Crocs are weird-looking sandal/shoes that have arch support built in. Doctors and nurses wear them a lot because they're easy on the feet. You see knockoffs of them in drugstores an discount stores like Target and Wal-Mart.

so Crocs are shoes that should be worn at Home probably. My doctor said never go Barefeet even at home... is this what i should wear at home ?? and where do i buy them ?

WildVolley
11-25-2009, 07:24 PM
so Crocs are shoes that should be worn at Home probably. My doctor said never go Barefeet even at home... is this what i should wear at home ?? and where do i buy them ?

Here's the Crocs website. www.crocs.com

Crocs are the original famous closed foam shoes that are reviled by many for being ugly. I find them extremely comfortable, but I'm not sure how they'd work for your pf. While they have an arch support, they are not highly supportive in the traditional sense. Instead, the usual Croc fit is large (in the classic Crocs: Caymans & Beach) and doesn't pinch the foot at all. Think of them as comfortable rubber clogs.

Personally, I find them close to being barefoot but with more cushioning. I use them when stringing or around the house, or when I go out and don't care what people think.

Fedace
11-25-2009, 07:25 PM
Here's the Crocs website. www.crocs.com

Crocs are the original famous closed foam shoes that are reviled by many for being ugly. I find them extremely comfortable, but I'm not sure how they'd work for your pf. While they have an arch support, they are not highly supportive in the traditional sense. Instead, the usual Croc fit is large (in the classic Crocs: Caymans & Beach) and doesn't pinch the foot at all. Think of them as comfortable rubber clogs.

Personally, I find them close to being barefoot but with more cushioning. I use them when stringing or around the house, or when I go out and don't care what people think.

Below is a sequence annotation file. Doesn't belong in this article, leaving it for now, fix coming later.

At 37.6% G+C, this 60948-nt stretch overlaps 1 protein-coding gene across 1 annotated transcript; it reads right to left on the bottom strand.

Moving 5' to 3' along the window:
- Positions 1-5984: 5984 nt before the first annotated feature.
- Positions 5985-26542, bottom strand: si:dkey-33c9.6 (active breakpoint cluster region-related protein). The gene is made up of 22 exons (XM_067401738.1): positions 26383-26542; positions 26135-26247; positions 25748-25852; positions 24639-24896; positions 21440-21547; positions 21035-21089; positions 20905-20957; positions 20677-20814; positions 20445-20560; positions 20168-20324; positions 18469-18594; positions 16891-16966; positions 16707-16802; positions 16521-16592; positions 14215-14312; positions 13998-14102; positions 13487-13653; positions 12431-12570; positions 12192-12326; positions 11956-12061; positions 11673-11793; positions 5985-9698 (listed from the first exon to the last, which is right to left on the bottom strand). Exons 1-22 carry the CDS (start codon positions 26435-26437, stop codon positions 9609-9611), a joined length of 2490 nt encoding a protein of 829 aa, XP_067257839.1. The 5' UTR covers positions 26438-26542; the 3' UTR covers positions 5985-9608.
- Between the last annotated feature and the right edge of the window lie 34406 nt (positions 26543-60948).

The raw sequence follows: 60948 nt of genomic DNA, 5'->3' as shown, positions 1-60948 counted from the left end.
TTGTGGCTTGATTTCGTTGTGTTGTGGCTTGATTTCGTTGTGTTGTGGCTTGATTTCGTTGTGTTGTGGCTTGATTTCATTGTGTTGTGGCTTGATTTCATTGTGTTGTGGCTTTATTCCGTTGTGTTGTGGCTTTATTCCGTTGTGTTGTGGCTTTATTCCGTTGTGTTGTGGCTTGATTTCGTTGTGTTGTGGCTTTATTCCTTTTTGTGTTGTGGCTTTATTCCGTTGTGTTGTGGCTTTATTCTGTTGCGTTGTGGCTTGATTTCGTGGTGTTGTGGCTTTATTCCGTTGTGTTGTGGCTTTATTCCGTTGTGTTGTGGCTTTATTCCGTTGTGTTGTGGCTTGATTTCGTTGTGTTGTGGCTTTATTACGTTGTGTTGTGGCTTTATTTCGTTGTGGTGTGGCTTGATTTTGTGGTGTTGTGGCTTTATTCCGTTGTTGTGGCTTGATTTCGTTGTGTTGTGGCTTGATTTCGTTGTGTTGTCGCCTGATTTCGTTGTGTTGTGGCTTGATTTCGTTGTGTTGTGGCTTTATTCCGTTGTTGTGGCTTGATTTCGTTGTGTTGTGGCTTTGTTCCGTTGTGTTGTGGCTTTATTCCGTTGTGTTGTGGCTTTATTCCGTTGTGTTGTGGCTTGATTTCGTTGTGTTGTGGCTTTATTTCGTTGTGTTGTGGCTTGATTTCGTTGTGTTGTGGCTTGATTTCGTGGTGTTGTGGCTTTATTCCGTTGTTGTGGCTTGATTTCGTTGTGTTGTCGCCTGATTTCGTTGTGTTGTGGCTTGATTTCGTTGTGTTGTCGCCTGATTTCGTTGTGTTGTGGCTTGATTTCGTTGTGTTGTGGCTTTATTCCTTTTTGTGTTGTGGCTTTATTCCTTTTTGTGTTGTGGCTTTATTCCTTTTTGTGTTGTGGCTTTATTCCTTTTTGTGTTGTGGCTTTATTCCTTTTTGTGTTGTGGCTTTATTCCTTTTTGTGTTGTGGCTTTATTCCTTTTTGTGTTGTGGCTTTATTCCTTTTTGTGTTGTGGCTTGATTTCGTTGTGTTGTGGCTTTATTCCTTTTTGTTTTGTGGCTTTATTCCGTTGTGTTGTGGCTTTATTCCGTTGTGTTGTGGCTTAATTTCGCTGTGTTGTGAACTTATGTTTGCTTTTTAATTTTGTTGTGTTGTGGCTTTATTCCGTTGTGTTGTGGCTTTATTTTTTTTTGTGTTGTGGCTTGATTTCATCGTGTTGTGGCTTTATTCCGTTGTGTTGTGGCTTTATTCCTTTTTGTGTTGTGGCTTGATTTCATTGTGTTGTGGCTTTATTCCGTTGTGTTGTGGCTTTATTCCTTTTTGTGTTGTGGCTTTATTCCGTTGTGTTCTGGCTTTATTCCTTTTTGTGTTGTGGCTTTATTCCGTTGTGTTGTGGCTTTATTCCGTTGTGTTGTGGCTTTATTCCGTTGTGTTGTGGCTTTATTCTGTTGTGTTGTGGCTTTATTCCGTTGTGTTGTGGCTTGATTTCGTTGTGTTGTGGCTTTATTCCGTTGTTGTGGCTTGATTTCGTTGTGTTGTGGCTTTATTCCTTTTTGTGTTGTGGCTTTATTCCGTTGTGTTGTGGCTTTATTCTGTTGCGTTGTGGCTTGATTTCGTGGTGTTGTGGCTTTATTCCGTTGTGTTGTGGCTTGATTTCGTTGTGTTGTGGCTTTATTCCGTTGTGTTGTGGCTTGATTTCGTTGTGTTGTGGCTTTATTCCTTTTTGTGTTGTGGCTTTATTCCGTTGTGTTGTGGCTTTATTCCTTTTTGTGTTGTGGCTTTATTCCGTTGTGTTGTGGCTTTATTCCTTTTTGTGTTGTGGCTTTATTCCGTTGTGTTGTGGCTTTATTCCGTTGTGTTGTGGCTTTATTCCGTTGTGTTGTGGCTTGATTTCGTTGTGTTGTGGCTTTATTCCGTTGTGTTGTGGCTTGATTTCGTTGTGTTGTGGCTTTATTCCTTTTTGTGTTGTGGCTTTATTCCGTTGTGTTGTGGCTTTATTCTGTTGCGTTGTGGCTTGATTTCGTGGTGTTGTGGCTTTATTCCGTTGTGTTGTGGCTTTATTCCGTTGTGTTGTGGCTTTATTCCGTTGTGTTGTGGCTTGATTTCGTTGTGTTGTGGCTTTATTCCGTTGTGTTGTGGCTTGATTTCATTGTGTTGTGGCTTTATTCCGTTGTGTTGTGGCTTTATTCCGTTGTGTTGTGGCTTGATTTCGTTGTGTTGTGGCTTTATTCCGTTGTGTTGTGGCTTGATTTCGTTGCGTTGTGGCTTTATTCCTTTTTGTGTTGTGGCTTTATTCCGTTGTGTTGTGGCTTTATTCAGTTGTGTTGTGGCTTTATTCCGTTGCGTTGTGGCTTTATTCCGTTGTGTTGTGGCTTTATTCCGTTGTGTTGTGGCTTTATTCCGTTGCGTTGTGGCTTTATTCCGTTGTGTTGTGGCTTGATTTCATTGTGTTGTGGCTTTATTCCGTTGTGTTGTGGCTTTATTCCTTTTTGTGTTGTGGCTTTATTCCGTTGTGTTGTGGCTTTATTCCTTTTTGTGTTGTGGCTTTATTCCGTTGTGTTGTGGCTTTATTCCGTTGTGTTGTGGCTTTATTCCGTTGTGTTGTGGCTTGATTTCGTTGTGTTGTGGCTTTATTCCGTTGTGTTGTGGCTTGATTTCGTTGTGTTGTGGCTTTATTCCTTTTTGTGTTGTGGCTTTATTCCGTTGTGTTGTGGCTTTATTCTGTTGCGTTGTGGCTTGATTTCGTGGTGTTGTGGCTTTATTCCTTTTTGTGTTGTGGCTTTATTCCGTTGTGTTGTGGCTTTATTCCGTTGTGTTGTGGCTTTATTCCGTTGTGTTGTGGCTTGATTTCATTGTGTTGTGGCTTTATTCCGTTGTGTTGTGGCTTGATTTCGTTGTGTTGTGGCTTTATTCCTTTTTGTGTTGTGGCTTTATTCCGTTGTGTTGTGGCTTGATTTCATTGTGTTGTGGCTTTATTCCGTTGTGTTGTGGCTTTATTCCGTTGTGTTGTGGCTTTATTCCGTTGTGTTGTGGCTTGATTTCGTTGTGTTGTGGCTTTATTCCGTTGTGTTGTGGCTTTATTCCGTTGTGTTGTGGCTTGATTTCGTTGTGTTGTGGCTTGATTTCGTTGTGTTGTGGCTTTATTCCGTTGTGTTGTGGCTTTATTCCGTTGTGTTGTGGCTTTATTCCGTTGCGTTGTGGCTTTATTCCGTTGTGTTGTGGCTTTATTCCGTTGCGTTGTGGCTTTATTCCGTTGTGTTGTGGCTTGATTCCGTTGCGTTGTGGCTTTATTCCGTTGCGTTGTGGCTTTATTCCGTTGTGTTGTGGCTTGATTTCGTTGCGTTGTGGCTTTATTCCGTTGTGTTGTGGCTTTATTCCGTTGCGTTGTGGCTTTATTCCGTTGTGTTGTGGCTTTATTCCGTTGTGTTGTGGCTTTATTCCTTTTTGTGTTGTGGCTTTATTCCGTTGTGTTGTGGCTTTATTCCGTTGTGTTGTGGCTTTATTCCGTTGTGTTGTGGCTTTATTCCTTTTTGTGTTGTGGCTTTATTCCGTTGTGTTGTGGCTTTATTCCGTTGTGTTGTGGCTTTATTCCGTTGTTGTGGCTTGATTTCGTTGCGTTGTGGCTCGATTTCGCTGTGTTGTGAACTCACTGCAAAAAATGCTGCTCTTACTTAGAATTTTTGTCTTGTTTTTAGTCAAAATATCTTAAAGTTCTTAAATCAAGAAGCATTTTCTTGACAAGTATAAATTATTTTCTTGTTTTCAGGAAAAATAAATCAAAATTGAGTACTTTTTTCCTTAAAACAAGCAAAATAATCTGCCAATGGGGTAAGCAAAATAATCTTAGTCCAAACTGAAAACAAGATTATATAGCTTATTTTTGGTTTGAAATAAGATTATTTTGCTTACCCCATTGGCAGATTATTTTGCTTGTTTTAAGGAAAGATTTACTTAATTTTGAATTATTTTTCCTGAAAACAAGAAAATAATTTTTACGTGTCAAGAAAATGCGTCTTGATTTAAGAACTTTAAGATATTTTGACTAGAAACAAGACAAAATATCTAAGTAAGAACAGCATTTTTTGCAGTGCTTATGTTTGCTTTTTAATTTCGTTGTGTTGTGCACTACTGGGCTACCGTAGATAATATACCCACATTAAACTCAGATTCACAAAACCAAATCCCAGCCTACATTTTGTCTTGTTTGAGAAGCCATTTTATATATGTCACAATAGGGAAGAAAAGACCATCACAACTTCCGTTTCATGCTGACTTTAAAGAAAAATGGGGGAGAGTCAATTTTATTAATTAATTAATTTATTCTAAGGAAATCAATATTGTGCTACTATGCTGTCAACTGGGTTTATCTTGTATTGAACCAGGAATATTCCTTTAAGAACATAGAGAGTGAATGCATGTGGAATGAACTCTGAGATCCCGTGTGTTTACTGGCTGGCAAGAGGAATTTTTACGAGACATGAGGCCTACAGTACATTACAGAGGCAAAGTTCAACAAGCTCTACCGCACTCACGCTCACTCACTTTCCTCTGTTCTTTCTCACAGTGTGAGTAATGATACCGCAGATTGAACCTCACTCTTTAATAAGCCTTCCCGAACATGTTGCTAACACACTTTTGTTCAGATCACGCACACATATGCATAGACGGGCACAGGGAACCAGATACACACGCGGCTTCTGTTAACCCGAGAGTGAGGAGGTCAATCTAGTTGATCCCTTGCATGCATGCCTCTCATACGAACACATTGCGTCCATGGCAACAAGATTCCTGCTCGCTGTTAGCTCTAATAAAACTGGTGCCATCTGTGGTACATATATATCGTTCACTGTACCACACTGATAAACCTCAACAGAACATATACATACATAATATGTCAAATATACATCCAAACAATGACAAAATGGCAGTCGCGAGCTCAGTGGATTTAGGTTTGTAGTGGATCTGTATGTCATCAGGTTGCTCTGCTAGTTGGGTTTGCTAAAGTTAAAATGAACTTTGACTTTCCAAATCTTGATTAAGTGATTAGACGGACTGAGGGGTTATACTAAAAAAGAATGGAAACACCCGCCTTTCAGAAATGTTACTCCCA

so does that mean i should buy the Flip flops instead ?? what are some of the best ones ??

WildVolley
11-26-2009, 07:44 AM
so does that mean i should buy the Flip flops instead ?? what are some of the best ones ??

If I were buying them for foothealth, I'd get either the Cayman in a muted color (these are the standard crocs) or the Prepair clogs or slides which Crocs is selling as an after-sport shoe for foot health.

The advantage of the clog or slide style is that they can be worn either with socks or barefoot, and they are very quick to slip into. The Caymans can usually be purchased for around $20, so you wouldn't be out a lot of money if you found they didn't work for you.

Jim A
11-26-2009, 08:40 AM
Fedace you really need to do some research outside of the TT boards

the worst thing you can do with PF is to walk barefoot, oftentimes med professionals will recommend sandals with strong support such as Birkenstock, a flip flop isn't much different than going barefoot...

Topaz
11-26-2009, 08:46 AM
Fedace you really need to do some research outside of the TT boards

the worst thing you can do with PF is to walk barefoot, oftentimes med professionals will recommend sandals with strong support such as Birkenstock, a flip flop isn't much different than going barefoot...